Food provides people with energy, but it also takes energy to cultivate, gather, process and prepare food. The difference between the energy consumed as food and the energy used to produce it is the net energy of food production. Most food in modern economies has negative net energy, meaning most food takes more energy to produce than it provides, which is obviously unsustainable.
If a human uses more calories than he ingests (i.e. negative net energy) he will be dead before long. In survival situations, it is advised that you stay put and conserve as much energy as possible. It is counterproductive to hunt or forage for food when it’s likely that the calories you use are more than you gain.
Before the industrial revolution, and the widespread use of fossil fuels, the energy for agricultural production came from people and from ‘beasts of burden’. If a farmer can only produce enough food for himself, his family and his animals, with perhaps a little left over to trade for clothes and other essential goods, it is called subsistence farming. This is the type of farming that occurs in many poor parts of the world today.
If through good circumstances, a farmer can produce a surplus to his requirements, he can feed more than one family. This means that some people can do other things than growing food, which leads to a division of labour. In history, it was this division of labour that ultimately led to the development of complex civilisations.
It should be remembered that food grows naturally without any human intervention. All raw food is a natural product of biological processes, including the ‘capture’ of nutrients from the air and the ground as well as energy from the sun. However, early humans realised that they could intervene in these natural processes and cultivate certain plants and animals to secure and increase yields. From that time agriculture has become increasingly mechanised and industrialised, especially in the past 150 years.
Industrial agriculture is heavily reliant on fossil fuels, for fertiliser and pesticides, as well as for cultivating, processing and transportation. A string of combine harvesters can do the work of hundreds of people with scythes and in a fraction of the time. What this means is that in America today it takes 10 calories of fossil-fuel energy to produce one calorie of food energy.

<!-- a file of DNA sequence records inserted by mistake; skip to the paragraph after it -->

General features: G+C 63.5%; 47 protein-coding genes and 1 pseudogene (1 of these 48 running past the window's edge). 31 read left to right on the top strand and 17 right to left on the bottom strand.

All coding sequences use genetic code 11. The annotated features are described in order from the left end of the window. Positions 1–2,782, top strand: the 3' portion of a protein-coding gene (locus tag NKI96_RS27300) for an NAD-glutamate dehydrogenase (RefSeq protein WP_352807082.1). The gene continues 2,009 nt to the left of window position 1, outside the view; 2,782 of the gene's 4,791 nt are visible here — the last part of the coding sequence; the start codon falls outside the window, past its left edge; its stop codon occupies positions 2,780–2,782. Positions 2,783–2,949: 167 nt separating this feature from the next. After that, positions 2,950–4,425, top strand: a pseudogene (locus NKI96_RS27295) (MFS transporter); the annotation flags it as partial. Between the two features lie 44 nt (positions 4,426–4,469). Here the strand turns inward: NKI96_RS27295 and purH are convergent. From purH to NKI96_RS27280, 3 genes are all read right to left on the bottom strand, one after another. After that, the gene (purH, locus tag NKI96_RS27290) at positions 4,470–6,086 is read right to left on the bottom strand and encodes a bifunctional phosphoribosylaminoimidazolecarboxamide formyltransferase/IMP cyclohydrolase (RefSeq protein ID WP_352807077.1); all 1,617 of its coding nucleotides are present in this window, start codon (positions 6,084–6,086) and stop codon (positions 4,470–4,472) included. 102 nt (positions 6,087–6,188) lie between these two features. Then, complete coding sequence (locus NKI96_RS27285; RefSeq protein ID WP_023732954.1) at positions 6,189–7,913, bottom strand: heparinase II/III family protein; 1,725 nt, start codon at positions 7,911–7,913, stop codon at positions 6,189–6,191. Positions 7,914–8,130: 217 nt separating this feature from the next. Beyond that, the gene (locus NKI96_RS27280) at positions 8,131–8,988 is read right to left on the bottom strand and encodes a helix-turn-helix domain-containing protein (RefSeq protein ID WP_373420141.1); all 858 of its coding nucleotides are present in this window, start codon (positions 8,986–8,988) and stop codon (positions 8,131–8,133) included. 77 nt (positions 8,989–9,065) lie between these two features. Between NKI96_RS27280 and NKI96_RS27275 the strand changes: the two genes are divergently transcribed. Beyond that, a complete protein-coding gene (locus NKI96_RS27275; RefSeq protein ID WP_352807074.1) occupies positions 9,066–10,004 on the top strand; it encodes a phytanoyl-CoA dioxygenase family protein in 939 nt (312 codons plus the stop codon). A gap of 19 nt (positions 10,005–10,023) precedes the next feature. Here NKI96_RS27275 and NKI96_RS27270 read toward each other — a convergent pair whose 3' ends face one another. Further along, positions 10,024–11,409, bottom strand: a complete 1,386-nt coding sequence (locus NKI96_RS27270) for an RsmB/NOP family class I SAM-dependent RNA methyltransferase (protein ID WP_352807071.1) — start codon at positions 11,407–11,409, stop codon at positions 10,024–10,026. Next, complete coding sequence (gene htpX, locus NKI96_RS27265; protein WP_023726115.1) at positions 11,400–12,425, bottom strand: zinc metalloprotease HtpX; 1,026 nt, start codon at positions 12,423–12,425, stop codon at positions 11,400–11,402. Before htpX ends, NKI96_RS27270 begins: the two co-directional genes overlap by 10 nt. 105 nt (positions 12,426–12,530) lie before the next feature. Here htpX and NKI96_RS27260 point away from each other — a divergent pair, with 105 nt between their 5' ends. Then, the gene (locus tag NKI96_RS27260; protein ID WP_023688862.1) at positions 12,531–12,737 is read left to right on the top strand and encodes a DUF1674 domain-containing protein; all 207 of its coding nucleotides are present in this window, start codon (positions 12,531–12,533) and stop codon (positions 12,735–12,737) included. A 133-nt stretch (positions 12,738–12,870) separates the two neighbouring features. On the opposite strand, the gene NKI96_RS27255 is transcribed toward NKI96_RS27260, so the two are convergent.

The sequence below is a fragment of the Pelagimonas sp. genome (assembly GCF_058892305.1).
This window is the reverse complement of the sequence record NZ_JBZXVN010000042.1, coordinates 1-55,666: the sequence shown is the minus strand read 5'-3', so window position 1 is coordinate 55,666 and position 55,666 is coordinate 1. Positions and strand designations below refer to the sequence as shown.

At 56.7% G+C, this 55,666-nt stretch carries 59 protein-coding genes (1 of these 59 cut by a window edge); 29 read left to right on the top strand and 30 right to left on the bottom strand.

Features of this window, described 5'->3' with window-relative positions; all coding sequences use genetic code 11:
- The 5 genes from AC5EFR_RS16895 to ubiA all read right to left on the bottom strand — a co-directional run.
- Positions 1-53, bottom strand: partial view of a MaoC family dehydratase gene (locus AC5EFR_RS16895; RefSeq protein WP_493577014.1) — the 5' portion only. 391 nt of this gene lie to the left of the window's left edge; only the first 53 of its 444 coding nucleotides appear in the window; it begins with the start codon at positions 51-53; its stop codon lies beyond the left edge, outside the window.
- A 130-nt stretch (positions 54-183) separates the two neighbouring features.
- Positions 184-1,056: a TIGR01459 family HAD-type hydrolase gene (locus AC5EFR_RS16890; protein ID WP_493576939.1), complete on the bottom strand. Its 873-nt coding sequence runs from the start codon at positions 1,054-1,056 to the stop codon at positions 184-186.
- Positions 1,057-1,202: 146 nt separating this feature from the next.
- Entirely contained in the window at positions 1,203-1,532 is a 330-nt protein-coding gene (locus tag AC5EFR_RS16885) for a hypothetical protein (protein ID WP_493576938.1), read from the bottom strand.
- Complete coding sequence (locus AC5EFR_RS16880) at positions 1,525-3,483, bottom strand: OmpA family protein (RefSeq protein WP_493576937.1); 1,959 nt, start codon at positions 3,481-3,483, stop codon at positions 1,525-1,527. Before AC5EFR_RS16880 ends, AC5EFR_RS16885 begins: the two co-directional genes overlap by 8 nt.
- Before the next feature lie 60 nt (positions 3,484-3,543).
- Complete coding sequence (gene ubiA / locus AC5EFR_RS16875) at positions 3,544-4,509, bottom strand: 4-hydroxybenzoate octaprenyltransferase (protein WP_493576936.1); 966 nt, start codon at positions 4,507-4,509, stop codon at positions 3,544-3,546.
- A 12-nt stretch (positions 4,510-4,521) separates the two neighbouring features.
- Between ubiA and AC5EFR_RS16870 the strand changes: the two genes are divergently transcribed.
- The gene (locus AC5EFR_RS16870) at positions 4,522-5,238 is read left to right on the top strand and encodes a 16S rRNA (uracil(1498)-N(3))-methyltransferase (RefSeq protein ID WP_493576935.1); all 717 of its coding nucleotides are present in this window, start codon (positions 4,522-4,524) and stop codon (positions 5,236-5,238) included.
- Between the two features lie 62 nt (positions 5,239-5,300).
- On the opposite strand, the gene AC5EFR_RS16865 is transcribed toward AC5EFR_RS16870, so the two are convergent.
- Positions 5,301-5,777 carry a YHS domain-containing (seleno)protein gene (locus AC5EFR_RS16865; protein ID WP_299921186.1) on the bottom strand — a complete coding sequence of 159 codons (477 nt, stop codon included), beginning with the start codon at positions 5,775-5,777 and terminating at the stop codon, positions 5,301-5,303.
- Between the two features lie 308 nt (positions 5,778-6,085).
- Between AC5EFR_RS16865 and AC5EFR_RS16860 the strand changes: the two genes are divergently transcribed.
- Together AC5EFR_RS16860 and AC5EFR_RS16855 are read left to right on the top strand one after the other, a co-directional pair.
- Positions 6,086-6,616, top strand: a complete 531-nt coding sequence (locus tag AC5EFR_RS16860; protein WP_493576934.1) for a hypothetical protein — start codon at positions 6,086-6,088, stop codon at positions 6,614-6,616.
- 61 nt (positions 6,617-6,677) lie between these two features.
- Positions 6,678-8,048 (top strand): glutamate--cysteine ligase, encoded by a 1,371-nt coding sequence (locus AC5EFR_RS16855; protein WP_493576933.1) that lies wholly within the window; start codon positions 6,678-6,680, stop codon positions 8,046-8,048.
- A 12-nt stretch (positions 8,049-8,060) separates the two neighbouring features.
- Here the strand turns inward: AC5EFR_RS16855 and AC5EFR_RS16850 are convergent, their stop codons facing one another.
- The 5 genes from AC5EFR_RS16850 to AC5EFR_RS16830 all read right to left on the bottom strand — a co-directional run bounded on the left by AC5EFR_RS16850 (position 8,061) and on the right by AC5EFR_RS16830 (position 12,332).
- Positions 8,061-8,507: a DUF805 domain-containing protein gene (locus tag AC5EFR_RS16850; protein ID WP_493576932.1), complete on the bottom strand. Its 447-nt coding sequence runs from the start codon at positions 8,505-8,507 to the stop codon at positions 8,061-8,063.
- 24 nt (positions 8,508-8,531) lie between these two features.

Not all foods are equal. Grains, specifically wheat and corn, have a high calorific value relative to the number of calories it takes to farm them. Grain-fed beef, on the other hand, has a very low calorific value compared to the energy expended in producing it.
The table below shows the net energy of a variety of foods. This correlates to the size of the carbon footprint of different foods since most of the energy expended comes from burning fossil fuels.
The picture is complex but, relatively at least, industrial farming is not sustainable, meaning the volume of meat, in particular, currently consumed must decrease.
Energy Efficiency of Various Foods
(Measured as Food Calories / Energy Used in Production)
|Food||Calories / Lb||Energy Efficiency|
Just as all foods are not equal, neither are all farming methods. The figures above are estimates for industrial scale-farming, including factory farming of beef, pork and chicken. Small-scale, intensive, organic farming uses considerably less fossil fuel inputs than large-scale industrial farming. Grass-fed beef has a higher energy efficiency than grain-fed beef and organic grass-fed beef has an even higher energy efficiency still.
In a lower-energy future, it is highly unlikely that people will go back to subsistence farming. However, it is likely we will go back to farming a little like it was done in the early 1900s. Smaller scale farms, more labour-intensive with the help of horses, mules and oxen. There will be much less use of herbicides and pesticides, farming will be organic, for the simple reason, it will have to be, as fossil fuels become more expensive and eventually run out.
Instead of waiting for that day to come, when it might be too late, we should be moving to smaller-scale, low-energy-input, organic agriculture now.